Maotherium: Ear structure shows how mammalian ear evolution occurred while dinosaurs dominated the world
An international team of paleontologists has discovered a new species of mammal that lived 123 million years ago in what is now the Liaoning Province in northeastern China. The newly discovered animal, Maotherium asiaticus, comes from famous fossil-rich beds of the Yixian Formation. This new remarkably well preserved fossil, as reported in the prestigious journal Science, offers an important insight into how the mammalian middle ear evolved. Former museum curator Zhe-Xi Luo led the research team. Art (at right) by Carnegie Museum Scientific Illustrator Mark A. Klingler. Click here to read the press release of October 9, 2009.
Ganlea: Suggests the Common Ancestor of Primates Originated in Asia, and Challenges the Role of “Ida"
According to new research published online in the Proceedings of the Royal Society B (Biological Sciences) on July 1, 2009, a new fossil primate from Myanmar (previously known as Burma) suggests that the common ancestor of humans, monkeys and apes evolved from primates in Asia, not Africa as many researchers believe. The research was led by museum paleontologist Chris Beard. Art by Carnegie Museum Scientific Illustrator Mark A. Klingler. Click here to read the press release.
Puijila: "Missing Link" in pinniped evolution
A 2007 fossil-hunting expedition in Canada’s High Arctic led to the exciting discovery of Puijila darwini. Puijila is a transitional fossil—a missing link in the evolution of pinnipeds (the group that includes seals, sea lions and walruses). Entirely new to science, this carnivorous mammal provides insight into what pinnipeds looked like before they were adapted to hunting in the ocean. The fossil is 24 to 20 million years old and was found in the Haughton Crater on Devon Island by a research team led by Dr. Natalia Rybczynski of the Canadian Museum of Nature and including Carnegie Museum of Natural History's Curator Emeritus of Vertebrate Paleontology Mary Dawson. Art by Carnegie Museum Scientific Illustrator Mark A. Klingler. Click here to read the press release of April 23, 2009.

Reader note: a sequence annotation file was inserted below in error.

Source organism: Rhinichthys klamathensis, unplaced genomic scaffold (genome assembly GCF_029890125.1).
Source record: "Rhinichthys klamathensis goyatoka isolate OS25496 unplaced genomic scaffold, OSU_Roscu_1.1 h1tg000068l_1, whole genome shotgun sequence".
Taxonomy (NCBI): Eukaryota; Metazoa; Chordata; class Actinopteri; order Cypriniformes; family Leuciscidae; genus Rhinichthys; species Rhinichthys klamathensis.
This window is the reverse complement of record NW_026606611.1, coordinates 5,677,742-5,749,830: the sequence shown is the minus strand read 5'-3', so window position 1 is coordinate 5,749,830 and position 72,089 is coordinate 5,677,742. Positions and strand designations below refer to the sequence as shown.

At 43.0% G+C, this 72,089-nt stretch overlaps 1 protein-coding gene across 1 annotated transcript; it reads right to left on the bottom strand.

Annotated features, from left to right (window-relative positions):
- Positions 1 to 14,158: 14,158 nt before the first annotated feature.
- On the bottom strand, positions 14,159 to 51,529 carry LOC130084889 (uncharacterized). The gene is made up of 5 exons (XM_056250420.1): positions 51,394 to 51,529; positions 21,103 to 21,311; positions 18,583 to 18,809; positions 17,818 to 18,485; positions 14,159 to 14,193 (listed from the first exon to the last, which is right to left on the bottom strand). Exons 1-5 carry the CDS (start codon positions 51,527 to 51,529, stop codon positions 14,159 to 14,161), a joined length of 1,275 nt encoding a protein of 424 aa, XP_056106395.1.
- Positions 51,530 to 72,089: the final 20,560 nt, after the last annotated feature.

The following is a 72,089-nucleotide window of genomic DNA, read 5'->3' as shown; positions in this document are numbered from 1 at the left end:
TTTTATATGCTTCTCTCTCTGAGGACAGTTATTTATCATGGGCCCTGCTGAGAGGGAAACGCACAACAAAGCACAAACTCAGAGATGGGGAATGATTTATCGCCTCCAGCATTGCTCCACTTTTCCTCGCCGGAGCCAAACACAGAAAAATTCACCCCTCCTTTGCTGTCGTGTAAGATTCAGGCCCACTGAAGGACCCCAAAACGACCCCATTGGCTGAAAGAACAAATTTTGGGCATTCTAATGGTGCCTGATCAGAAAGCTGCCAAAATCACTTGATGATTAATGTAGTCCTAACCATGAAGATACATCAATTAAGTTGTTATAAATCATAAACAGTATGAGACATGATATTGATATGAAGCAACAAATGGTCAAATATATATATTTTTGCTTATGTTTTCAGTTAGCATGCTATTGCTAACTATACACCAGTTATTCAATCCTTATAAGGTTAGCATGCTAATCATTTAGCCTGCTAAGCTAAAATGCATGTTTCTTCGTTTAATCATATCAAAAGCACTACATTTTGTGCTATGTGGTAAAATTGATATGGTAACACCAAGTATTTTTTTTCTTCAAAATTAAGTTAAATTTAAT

Teilhardina: Oldest fossil primate from North America
The 55.8 million year–old fossils, excavated at a site near Meridian, Mississippi, are from a previously unknown species of extinct primate named Teilhardina magnoliana. Because different species of Teilhardina once inhabited all three northern continents at roughly the same time, it has been difficult to reconstruct how these tiny primates dispersed over much of the globe at a time when global climate was changing rapidly while sea levels were also fluctuating. The discovery by museum paleontologist Chris Beard sheds new light on how the earliest primates migrated to North America during a major global warming event 55.8 million years ago. Art by Carnegie Museum Scientific Illustrator Mark A. Klingler. Click here for the press release of March 3, 2008.
Pseudotribos: Ancient mammal with new teeth
This new find sheds light on the earliest mammalian evolution, especially the convergent evolution of the important tribosphenic teeth among early mammals. Published in the November 1, 2007, issue of Nature, the new discovery by a team of American and Chinese paleontologists led by former museum curator Zhe-Xi Luo suggests that mammals were far more diverse in the age of dinosaurs than previously thought. Art by Carnegie Museum Scientific Illustrator Mark A. Klingler. Click here for the press release.
Yanoconodon: Chinese and American paleontologists discover a new Mesozoic mammal